Culture » August 29, 2018
Imagining What Birds Think of Climate Change
An artist anticipates the end of the world from an avian perspective.
Art is about proposing new ideas and new ways of being. Art can show us how life could be otherwise.
In Storm King Art Center’s Indicators: Artists on Climate Change, 17 artists offer unique responses to the destruction and destabilization wrought by planetary warming. The works, installed across Storm King’s museum and 500-acre campus, include the accusatory gaze of Jenny Kendler’s sculpture, “Birds Watching”: 100 eyes, each belonging to a different species of bird threatened by climate change, looking back at the humans who might destroy them. Kendler spoke with In These Times about environmentalist art, capitalism and building a better way to be human.
What led you to create “Birds Watching”?
When I was invited to be part of the show, my immediate thought was about how to represent nonhumans. Nonhuman species are becoming a new and completely unacknowledged sacrifice zone in extraction capitalism, and birds are particularly threatened by climate change because it impacts their migration. I’m interested in anything that deposes the hierarchy of human exceptionalism and recognizes that we’re actually embedded in these complex ecosystems.
How does your work help viewers escape the logic of extraction capitalism?
A lot of falsities have to be perpetuated in order to make people willing participants in a system that is so destructive, not only to our ecosystem but to ourselves. Human beings are social apes, we need connection, and our needs can be fulfilled in rich and deep ways in genuine participatory communities embedded in the natural world. But most of those desires have been subverted into consumerism. I see greater participation in the natural world as a way out.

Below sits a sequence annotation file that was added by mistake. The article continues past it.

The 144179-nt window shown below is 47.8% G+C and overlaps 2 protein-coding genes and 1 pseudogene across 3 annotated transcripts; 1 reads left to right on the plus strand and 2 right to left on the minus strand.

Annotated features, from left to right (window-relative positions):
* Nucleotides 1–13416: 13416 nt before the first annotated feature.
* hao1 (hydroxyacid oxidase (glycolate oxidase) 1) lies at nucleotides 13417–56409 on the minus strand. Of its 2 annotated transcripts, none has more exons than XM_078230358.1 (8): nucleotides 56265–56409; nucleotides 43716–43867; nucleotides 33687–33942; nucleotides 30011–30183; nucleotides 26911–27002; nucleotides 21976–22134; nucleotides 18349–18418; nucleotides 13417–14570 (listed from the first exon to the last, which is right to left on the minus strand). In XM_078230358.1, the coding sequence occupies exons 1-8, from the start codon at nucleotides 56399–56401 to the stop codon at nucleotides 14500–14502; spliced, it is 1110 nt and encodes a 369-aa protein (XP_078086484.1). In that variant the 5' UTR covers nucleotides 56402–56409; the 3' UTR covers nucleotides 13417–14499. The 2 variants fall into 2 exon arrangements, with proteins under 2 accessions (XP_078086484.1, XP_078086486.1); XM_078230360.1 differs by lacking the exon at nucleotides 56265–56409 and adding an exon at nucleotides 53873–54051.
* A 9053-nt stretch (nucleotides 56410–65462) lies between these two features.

What role does art play in helping us move forward?
A lot of times art is about proposing new ideas and new ways of being. Art can show us how life could be otherwise. It can also help us learn how to mourn. How are we going to come to terms with the tremendous losses that we have faced and that we’re going to face in the coming years, especially due to climate change? I still hold out hope—I’m not a fatalist—but how do we come to terms with what we’re going to lose?
INDICATORS: ARTISTS ON CLIMATE CHANGE, on display at Storm King Art Center, New Windsor, N.Y., through November 11
What do you want to see from our coverage of the 2020 presidential candidates?
As our editorial team maps our plan for how to cover the 2020 Democratic primary, we want to hear from you:
It only takes a minute to answer this short, three-question survey, but your input will help shape our coverage for months to come. That’s why we want to make sure you have a chance to share your thoughts.
Zachary Kligler is a summer 2018 In These Times editorial intern.
if you like this, check out:
- The Short Case for Making College Free and a Universal Right
- Arsonists Torched Highlander’s Main Office. But You Can’t Burn Down an Idea.
- How a New Generation of Socialists Can Win Power (While Avoiding the Mistakes of the Past)
- What Will Our Climate-Ravaged World Look Like by 2049?
- Electric Companies Won’t Go Green Unless the Public Takes Control